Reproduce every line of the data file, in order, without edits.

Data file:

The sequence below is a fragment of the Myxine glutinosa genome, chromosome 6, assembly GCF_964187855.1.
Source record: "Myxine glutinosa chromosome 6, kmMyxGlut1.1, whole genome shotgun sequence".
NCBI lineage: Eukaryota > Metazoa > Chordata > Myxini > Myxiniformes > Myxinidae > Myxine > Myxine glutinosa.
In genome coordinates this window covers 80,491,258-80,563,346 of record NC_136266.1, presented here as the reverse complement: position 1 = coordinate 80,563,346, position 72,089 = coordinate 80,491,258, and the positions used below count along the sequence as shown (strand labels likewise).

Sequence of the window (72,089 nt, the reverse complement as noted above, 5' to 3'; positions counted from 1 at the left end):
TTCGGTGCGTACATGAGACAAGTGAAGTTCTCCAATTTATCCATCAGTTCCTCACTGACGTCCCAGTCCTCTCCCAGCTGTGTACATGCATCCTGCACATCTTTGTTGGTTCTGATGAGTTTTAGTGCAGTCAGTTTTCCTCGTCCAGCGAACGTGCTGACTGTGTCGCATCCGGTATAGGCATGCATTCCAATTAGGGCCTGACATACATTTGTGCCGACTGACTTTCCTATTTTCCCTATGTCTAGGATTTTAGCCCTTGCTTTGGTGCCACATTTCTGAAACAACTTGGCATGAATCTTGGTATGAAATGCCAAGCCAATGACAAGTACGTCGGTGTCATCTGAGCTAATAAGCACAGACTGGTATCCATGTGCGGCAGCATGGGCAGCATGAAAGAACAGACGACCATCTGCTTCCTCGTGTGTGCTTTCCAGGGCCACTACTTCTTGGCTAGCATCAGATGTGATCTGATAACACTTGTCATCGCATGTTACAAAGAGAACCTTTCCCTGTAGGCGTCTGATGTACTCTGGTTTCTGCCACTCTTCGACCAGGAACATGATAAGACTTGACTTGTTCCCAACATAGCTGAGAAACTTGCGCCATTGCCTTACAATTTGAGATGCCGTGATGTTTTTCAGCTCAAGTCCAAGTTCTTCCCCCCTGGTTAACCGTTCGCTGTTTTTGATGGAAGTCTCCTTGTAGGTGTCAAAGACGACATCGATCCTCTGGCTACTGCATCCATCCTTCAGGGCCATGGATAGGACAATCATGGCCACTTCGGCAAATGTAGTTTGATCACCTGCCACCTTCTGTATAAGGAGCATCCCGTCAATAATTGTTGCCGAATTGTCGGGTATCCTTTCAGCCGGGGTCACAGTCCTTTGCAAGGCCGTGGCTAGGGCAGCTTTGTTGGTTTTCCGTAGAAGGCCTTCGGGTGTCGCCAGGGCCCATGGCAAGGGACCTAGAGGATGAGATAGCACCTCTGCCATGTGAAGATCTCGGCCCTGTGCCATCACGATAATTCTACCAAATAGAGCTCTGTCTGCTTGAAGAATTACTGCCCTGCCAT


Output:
The sequence below is a fragment of the Myxine glutinosa genome, chromosome 6, assembly GCF_964187855.1.
Source record: "Myxine glutinosa chromosome 6, kmMyxGlut1.1, whole genome shotgun sequence".
NCBI lineage: Eukaryota > Metazoa > Chordata > Myxini > Myxiniformes > Myxinidae > Myxine > Myxine glutinosa.
In genome coordinates this window covers 80,491,258-80,563,346 of record NC_136266.1, presented here as the reverse complement: position 1 = coordinate 80,563,346, position 72,089 = coordinate 80,491,258, and the positions used below count along the sequence as shown (strand labels likewise).

Sequence of the window (72,089 nt, the reverse complement as noted above, 5' to 3'; positions counted from 1 at the left end):
TTCGGTGCGTACATGAGACAAGTGAAGTTCTCCAATTTATCCATCAGTTCCTCACTGACGTCCCAGTCCTCTCCCAGCTGTGTACATGCATCCTGCACATCTTTGTTGGTTCTGATGAGTTTTAGTGCAGTCAGTTTTCCTCGTCCAGCGAACGTGCTGACTGTGTCGCATCCGGTATAGGCATGCATTCCAATTAGGGCCTGACATACATTTGTGCCGACTGACTTTCCTATTTTCCCTATGTCTAGGATTTTAGCCCTTGCTTTGGTGCCACATTTCTGAAACAACTTGGCATGAATCTTGGTATGAAATGCCAAGCCAATGACAAGTACGTCGGTGTCATCTGAGCTAATAAGCACAGACTGGTATCCATGTGCGGCAGCATGGGCAGCATGAAAGAACAGACGACCATCTGCTTCCTCGTGTGTGCTTTCCAGGGCCACTACTTCTTGGCTAGCATCAGATGTGATCTGATAACACTTGTCATCGCATGTTACAAAGAGAACCTTTCCCTGTAGGCGTCTGATGTACTCTGGTTTCTGCCACTCTTCGACCAGGAACATGATAAGACTTGACTTGTTCCCAACATAGCTGAGAAACTTGCGCCATTGCCTTACAATTTGAGATGCCGTGATGTTTTTCAGCTCAAGTCCAAGTTCTTCCCCCCTGGTTAACCGTTCGCTGTTTTTGATGGAAGTCTCCTTGTAGGTGTCAAAGACGACATCGATCCTCTGGCTACTGCATCCATCCTTCAGGGCCATGGATAGGACAATCATGGCCACTTCGGCAAATGTAGTTTGATCACCTGCCACCTTCTGTATAAGGAGCATCCCGTCAATAATTGTTGCCGAATTGTCGGGTATCCTTTCAGCCGGGGTCACAGTCCTTTGCAAGGCCGTGGCTAGGGCAGCTTTGTTGGTTTTCCGTAGAAGGCCTTCGGGTGTCGCCAGGGCCCATGGCAAGGGACCTAGAGGATGAGATAGCACCTCTGCCATGTGAAGATCTCGGCCCTGTGCCATCACGATAATTCTACCAAATAGAGCTCTGTCTGCTTGAAGAATTACTGCCCTGCCAT